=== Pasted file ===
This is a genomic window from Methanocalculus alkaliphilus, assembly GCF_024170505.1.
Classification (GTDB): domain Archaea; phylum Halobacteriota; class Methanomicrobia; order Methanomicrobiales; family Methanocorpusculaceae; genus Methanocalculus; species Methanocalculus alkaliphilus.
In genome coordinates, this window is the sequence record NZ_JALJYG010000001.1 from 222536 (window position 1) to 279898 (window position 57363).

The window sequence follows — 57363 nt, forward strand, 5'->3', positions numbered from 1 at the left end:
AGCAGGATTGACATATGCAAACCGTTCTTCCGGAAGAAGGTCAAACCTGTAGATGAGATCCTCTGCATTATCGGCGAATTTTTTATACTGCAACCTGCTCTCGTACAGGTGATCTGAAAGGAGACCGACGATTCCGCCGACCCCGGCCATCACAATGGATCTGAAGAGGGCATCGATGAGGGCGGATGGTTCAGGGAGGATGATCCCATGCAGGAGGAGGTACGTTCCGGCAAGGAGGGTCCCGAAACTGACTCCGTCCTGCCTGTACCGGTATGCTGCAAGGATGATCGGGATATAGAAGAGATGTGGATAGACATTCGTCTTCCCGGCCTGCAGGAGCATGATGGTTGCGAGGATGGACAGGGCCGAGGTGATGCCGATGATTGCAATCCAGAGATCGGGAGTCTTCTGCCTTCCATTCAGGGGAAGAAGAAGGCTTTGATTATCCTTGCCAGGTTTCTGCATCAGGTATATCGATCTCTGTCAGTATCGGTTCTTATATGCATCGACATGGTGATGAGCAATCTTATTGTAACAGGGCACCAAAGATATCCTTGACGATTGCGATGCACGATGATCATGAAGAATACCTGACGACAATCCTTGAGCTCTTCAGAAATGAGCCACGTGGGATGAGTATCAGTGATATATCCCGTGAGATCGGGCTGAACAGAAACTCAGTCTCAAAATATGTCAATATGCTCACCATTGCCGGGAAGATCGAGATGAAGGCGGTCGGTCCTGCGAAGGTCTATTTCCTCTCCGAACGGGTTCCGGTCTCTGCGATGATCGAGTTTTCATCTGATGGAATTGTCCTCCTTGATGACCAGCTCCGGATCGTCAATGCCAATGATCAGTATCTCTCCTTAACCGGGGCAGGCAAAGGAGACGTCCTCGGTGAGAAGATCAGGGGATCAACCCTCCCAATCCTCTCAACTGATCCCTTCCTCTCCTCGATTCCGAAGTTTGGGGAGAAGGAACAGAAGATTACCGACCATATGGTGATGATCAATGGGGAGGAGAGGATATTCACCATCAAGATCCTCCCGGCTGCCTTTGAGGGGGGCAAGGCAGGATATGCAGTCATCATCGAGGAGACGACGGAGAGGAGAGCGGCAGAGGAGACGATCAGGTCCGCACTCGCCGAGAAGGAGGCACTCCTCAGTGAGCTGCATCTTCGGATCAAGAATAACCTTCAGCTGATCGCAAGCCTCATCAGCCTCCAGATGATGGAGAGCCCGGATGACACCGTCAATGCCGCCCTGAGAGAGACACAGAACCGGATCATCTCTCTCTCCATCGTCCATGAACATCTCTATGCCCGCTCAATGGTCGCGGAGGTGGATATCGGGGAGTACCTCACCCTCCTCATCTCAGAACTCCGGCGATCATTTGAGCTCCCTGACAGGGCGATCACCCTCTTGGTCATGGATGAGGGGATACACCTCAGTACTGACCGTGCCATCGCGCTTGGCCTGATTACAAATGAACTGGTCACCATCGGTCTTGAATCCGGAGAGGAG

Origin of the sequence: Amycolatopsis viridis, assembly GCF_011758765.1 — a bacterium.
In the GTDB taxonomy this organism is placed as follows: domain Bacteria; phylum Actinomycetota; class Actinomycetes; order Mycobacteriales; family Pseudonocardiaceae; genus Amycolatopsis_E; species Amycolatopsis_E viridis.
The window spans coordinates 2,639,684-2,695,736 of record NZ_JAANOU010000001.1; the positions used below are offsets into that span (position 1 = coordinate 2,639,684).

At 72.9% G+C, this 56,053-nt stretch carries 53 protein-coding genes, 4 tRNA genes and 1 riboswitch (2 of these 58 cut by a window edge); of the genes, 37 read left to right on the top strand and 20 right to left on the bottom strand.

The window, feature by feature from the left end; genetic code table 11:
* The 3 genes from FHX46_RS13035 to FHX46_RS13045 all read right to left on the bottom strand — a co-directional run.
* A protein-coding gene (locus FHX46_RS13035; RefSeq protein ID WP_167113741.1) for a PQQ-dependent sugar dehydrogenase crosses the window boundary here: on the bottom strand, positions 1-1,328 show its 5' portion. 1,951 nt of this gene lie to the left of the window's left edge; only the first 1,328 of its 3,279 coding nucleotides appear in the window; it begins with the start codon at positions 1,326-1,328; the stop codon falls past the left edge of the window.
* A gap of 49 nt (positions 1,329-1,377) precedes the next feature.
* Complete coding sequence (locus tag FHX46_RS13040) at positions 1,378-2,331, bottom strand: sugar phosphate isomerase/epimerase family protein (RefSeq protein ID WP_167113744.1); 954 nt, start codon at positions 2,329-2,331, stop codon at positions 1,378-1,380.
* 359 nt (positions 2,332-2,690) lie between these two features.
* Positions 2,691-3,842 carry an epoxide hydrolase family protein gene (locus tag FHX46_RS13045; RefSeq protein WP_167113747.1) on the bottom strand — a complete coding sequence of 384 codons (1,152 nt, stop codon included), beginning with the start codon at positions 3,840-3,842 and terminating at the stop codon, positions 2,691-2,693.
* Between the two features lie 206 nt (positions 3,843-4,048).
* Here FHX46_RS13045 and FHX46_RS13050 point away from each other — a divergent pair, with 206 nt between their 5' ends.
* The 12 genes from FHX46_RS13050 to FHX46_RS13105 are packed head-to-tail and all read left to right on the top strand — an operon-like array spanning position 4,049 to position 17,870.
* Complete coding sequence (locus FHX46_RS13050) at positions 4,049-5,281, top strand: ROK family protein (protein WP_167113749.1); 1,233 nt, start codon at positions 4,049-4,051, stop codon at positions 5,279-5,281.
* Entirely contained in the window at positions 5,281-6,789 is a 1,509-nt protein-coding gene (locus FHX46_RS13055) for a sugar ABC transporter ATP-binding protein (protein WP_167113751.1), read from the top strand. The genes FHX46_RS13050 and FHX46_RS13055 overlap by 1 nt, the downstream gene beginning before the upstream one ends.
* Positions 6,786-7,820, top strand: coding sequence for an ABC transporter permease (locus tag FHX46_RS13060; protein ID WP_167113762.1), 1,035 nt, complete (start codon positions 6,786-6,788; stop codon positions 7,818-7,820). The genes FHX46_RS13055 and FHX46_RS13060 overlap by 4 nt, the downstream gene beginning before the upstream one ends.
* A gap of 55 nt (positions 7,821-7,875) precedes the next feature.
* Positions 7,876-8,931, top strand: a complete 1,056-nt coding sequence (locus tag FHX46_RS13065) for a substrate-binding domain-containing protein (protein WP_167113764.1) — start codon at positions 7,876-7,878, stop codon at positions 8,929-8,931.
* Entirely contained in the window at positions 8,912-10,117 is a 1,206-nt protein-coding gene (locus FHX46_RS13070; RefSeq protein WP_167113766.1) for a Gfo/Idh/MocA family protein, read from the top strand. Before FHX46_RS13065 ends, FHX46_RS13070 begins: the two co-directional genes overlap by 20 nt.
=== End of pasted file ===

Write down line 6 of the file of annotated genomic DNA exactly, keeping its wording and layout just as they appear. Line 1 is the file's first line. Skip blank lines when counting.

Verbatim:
Origin of the sequence: Amycolatopsis viridis, assembly GCF_011758765.1 — a bacterium.